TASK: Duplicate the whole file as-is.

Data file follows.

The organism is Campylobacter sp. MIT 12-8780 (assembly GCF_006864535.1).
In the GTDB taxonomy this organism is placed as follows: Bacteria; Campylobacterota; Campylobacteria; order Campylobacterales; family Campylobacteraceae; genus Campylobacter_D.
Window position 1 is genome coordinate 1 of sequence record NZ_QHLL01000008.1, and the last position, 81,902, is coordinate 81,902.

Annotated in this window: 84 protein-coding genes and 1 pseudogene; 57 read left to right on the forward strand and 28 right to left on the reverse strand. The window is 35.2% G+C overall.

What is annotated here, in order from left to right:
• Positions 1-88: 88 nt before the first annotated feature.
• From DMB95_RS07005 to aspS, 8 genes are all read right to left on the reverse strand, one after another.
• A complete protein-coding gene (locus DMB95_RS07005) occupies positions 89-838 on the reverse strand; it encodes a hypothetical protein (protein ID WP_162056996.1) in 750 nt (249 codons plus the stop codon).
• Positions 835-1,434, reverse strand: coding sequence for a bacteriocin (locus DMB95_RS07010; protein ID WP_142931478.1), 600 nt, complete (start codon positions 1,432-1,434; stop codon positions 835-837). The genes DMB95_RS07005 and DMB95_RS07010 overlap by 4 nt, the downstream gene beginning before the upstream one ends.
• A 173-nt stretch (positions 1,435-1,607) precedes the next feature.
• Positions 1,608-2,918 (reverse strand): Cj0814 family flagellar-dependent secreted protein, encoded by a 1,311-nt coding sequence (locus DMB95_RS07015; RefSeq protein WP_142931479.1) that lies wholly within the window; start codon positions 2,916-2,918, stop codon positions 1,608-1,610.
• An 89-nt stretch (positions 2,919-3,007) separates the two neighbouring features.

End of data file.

The organism is Campylobacter sp. MIT 12-8780 (assembly GCF_006864535.1).
In the GTDB taxonomy this organism is placed as follows: Bacteria; Campylobacterota; Campylobacteria; order Campylobacterales; family Campylobacteraceae; genus Campylobacter_D.
Window position 1 is genome coordinate 1 of sequence record NZ_QHLL01000008.1, and the last position, 81,902, is coordinate 81,902.

Annotated in this window: 84 protein-coding genes and 1 pseudogene; 57 read left to right on the forward strand and 28 right to left on the reverse strand. The window is 35.2% G+C overall.

What is annotated here, in order from left to right:
• Positions 1-88: 88 nt before the first annotated feature.
• From DMB95_RS07005 to aspS, 8 genes are all read right to left on the reverse strand, one after another.
• A complete protein-coding gene (locus DMB95_RS07005) occupies positions 89-838 on the reverse strand; it encodes a hypothetical protein (protein ID WP_162056996.1) in 750 nt (249 codons plus the stop codon).
• Positions 835-1,434, reverse strand: coding sequence for a bacteriocin (locus DMB95_RS07010; protein ID WP_142931478.1), 600 nt, complete (start codon positions 1,432-1,434; stop codon positions 835-837). The genes DMB95_RS07005 and DMB95_RS07010 overlap by 4 nt, the downstream gene beginning before the upstream one ends.
• A 173-nt stretch (positions 1,435-1,607) precedes the next feature.
• Positions 1,608-2,918 (reverse strand): Cj0814 family flagellar-dependent secreted protein, encoded by a 1,311-nt coding sequence (locus DMB95_RS07015; RefSeq protein WP_142931479.1) that lies wholly within the window; start codon positions 2,916-2,918, stop codon positions 1,608-1,610.
• An 89-nt stretch (positions 2,919-3,007) separates the two neighbouring features.